John Moore reflects on journey from North Shore youth league to Stanley Cup spotlight

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WINNETKA — Wearing the illustrious sweater of the New York Rangers, Winnetka native John Moore had a surreal moment as his skates first made contact with the ice at Staples Center in Los Angeles for Game 2 of this year’s Stanley Cup finals.

“I almost pinch myself that I’m out there,” the Rangers defenseman recounted. “I’m so used to watching the playoffs on TV growing up, so when I’m there, I have to stop and say to myself, ‘OK, I’m in the Stanley Cup finals now.’”

Moore’s hockey journey began as a 4-year-old on the North Shore. His father, John Moore Sr. introduced him to ice skating at Watts Ice Center in Glencoe.

“We’d hold the kids and glide on the ice to introduce them to the concept,” John Moore Sr. said. “John took to it quickly and he really, really enjoyed it.”

After playing youth hockey for several years in Winnetka Park District house and travel leagues, John Moore advanced to the AAA level with the Chicago Young Americans and then the Chicago Mission.

But at that stage John Moore, who now is listed at 6-foot-3 and 202 pounds, struggled as an undersized defenseman.

“John was always one of the smallest kids on the ice,” John Moore Sr. said. “He certainly wasn’t one of the kids that they’d build teams around, but he was always a good skater and responded well to coaching.”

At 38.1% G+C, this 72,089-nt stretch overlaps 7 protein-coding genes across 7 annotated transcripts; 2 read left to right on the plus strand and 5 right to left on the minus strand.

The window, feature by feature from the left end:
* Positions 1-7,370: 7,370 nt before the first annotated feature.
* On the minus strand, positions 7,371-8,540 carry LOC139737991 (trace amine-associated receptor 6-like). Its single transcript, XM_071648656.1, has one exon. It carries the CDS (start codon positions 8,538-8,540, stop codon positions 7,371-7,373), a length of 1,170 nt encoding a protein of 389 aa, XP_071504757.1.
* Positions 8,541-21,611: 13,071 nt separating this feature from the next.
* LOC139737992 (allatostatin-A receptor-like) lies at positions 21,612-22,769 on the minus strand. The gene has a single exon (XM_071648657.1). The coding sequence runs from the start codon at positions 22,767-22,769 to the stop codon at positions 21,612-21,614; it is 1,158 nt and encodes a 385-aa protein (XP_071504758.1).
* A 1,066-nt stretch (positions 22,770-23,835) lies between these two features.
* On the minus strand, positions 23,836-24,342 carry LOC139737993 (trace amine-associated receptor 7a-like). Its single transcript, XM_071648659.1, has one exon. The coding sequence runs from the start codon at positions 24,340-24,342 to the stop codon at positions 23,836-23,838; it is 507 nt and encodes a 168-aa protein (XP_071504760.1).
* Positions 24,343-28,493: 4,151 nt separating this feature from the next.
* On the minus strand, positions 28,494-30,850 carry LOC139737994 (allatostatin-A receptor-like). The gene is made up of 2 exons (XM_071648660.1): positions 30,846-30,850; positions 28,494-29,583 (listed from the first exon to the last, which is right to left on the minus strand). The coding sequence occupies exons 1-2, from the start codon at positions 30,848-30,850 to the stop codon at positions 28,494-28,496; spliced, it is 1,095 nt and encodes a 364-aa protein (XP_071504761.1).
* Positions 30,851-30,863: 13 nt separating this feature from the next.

In 2007, during his junior year at New Trier, John Moore joined the United States Hockey League’s Chicago Steel, coached by former Chicago Blackhawks defenseman Steve Poapst.

“That year, while I really liked the way he skated and handled the puck, he was the seventh or eighth defenseman on our team,” Poapst said. “We lost one player that year which opened up a spot for Johnny. But he needed to work on his game; he was still growing.”

John Moore was growing in more ways than one. He said he grew five or six inches between his junior and senior years of high school and gained 20 pounds.

“Before then, I was the smallest guy on the ice, so I’d have to rely more on my skills and smarts,” John Moore said. “Now, for the first time, I could physically do the things I wanted to do.”

In 2008-09 with the Steel, a year in which he was selected as team captain, John Moore made the most of his new frame, tallying 14 goals and 25 assists while earning the league’s Defenseman of the Year honor.

The Columbus Blue Jackets selected John Moore with the 21st pick in the 2009 NHL Entry Draft.

“I went on a walk with my parents that morning and thought about how crazy it was that by the end of the night I would know about my future,” John Moore said. “And when my name finally got called, I thought to myself, ‘I made it.’ ”

Before realizing that dream, John Moore opted to further develop his game by playing the 2009-10 season with the Kitchener Rangers of the Ontario Hockey League, who also had drafted him earlier that year. The following season, Columbus assigned him to the team’s American Hockey League affiliate, the Springfield Falcons, for which he played 47 games before making his NHL debut Feb. 5, 2011.